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US indicts former SocGen managers for Libor manipulation

US indicts former SocGen managers for Libor manipulation
Two former managers at the French bank Societe Generale have been accused of participating in a scheme to manipulate the global US dollar Libor benchmark interest rate.

According to the US Justice Department, Danielle Sindzingre and Muriel Bescond allegedly used their positions at the bank's offices in Paris between 2010 and 2011 to submit false information.

"The allegations in today's indictment suggest a complete and total disregard for the integrity of the financial markets and for innocent consumers and everyday people whose personal finances hinge on the interest rates they pay on various loans," said Kenneth Blanco, acting head of the department's criminal division.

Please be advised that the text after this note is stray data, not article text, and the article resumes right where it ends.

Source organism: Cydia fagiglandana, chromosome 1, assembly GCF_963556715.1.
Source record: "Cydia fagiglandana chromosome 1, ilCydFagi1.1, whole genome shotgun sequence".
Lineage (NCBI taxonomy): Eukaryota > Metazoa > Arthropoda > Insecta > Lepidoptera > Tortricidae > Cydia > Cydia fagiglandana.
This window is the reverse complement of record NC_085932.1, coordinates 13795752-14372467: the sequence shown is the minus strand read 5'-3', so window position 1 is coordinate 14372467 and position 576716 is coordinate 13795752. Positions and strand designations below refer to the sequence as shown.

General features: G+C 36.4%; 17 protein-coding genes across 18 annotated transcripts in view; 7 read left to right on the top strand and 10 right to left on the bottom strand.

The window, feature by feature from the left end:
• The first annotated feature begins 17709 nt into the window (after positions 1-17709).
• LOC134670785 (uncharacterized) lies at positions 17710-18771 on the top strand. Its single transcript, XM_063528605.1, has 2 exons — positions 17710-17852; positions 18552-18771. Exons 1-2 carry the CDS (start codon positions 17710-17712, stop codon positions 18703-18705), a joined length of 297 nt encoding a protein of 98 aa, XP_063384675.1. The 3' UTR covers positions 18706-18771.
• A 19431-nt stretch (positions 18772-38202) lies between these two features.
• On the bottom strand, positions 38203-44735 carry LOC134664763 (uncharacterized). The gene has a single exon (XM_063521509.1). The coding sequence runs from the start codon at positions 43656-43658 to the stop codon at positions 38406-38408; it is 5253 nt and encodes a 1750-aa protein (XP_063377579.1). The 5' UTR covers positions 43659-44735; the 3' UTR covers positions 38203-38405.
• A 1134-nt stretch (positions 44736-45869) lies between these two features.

The authorities said the alleged manipulation resulted in more than $170 million in damage on global financial markets where transactions occurred based on manipulated rates.

SocGen said it is cooperating with authorities.

“Societe Generale has received formal requests for information from several authorities, including the US Department of Justice, in connection with investigations regarding submissions to the British Bankers Association for setting certain benchmark rates, including the London Interbank Offered Rates (Libor),” the bank said in a statement.

Prosecutors say Sindzingre and Bescond instructed subordinates to submit artificially low contributions toward the daily calculation of Libor rates. The scheme aimed to shore up the bank’s reputation after outside analysts drew attention to higher-than-average interest rates SocGen had been reporting.

Libor is fundamental in global finance affecting trillions of dollars of contracts and loans worldwide, including mortgages and bonds.

The Libor rigging scandal erupted in 2012, and Barclays was the first of 11 banks and brokerages to be fined for misconduct. The public outrage forced Barclays CEO Bob Diamond to resign.

In March, German lender Deutsche Bank’s unit was ordered to pay $150 million as part of a global $2.5 billion Libor manipulation settlement reached in 2015 with authorities in Washington, London, and New York State.

Banks have paid more than $9 billion to authorities around the world for their role in the affair.